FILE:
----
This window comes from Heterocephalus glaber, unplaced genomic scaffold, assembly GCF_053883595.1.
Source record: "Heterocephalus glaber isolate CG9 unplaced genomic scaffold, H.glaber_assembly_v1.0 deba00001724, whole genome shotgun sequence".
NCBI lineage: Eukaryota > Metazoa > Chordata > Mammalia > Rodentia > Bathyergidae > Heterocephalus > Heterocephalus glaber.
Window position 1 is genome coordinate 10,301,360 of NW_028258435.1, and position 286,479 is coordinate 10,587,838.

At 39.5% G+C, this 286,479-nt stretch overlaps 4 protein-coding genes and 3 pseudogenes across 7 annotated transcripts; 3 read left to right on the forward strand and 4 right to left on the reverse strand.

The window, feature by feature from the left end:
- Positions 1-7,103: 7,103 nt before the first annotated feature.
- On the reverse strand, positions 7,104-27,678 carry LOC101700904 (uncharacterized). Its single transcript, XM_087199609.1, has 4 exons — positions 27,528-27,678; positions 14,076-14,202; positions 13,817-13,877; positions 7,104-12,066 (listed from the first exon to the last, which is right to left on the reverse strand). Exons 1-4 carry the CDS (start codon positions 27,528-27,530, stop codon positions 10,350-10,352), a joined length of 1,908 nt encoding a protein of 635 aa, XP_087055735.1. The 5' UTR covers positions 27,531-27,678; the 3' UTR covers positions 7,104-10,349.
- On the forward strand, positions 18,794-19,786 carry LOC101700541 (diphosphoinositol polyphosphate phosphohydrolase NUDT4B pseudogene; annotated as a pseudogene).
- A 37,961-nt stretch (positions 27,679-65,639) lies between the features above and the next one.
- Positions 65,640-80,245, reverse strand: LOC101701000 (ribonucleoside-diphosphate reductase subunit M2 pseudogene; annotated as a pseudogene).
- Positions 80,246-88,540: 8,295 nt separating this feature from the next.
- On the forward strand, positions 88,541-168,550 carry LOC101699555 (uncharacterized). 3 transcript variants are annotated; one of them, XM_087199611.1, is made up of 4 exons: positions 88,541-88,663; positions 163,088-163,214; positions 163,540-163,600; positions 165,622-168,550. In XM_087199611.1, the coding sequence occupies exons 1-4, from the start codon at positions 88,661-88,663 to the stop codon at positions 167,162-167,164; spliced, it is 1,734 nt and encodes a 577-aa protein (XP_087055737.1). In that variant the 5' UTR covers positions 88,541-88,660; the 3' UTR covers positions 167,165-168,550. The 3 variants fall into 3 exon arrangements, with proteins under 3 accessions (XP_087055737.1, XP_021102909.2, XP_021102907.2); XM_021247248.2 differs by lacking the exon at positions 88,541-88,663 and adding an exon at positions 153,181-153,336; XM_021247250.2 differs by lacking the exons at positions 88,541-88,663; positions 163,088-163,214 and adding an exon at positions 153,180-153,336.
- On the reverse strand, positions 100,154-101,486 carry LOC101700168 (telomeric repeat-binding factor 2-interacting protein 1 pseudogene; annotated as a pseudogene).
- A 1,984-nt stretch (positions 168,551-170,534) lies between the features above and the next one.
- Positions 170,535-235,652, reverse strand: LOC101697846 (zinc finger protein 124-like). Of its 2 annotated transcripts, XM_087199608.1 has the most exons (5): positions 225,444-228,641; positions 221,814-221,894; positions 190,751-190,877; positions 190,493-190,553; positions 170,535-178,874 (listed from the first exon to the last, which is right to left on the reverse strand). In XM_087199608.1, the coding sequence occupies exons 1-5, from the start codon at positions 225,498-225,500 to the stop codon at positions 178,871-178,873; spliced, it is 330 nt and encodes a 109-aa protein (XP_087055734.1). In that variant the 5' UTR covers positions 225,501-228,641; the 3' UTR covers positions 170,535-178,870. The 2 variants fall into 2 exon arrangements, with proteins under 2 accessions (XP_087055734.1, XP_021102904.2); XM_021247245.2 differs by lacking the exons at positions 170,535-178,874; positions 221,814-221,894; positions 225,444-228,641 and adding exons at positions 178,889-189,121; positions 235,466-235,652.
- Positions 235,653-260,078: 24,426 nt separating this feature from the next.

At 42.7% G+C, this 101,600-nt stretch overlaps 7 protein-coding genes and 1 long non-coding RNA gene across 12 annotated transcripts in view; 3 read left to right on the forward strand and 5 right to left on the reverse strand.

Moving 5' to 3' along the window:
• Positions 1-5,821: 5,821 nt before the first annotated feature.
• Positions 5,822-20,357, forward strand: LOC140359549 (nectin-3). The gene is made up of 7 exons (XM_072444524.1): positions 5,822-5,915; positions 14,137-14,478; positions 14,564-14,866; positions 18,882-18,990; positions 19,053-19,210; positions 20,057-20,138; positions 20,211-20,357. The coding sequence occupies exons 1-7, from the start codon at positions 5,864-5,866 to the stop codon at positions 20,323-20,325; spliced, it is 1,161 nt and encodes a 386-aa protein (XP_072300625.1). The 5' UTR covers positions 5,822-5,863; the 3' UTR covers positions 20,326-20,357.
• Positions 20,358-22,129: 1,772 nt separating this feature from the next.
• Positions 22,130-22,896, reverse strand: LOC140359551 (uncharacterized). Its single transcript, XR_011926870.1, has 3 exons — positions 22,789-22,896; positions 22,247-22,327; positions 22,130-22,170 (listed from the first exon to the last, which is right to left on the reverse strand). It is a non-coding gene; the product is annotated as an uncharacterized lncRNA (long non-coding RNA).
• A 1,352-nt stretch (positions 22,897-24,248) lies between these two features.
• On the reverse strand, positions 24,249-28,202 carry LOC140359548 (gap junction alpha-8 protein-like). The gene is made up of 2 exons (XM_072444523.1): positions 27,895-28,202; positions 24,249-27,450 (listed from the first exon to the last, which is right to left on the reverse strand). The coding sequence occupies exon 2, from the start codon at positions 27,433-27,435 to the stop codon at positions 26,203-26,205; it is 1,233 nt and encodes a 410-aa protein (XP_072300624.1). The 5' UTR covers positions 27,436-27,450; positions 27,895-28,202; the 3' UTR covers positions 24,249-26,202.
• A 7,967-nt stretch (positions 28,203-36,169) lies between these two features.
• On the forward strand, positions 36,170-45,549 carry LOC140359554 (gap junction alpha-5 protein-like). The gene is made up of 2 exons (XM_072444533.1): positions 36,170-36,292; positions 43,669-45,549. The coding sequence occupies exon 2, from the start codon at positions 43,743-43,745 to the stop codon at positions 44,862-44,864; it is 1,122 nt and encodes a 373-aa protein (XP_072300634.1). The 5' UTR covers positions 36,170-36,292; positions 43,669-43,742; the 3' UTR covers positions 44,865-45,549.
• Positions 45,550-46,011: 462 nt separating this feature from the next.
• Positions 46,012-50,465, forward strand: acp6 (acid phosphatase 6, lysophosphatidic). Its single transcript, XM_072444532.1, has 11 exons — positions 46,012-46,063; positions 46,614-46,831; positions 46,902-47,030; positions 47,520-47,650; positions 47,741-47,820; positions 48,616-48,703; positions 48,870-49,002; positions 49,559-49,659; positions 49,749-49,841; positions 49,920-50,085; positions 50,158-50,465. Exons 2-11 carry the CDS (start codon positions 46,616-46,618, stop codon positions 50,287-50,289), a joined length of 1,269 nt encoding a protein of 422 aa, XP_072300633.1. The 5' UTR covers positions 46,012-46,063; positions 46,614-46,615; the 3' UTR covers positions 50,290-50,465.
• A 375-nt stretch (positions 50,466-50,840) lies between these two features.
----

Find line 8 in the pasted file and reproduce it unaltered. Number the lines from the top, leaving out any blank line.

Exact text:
- On the reverse strand, positions 7,104-27,678 carry LOC101700904 (uncharacterized). Its single transcript, XM_087199609.1, has 4 exons — positions 27,528-27,678; positions 14,076-14,202; positions 13,817-13,877; positions 7,104-12,066 (listed from the first exon to the last, which is right to left on the reverse strand). Exons 1-4 carry the CDS (start codon positions 27,528-27,530, stop codon positions 10,350-10,352), a joined length of 1,908 nt encoding a protein of 635 aa, XP_087055735.1. The 5' UTR covers positions 27,531-27,678; the 3' UTR covers positions 7,104-10,349.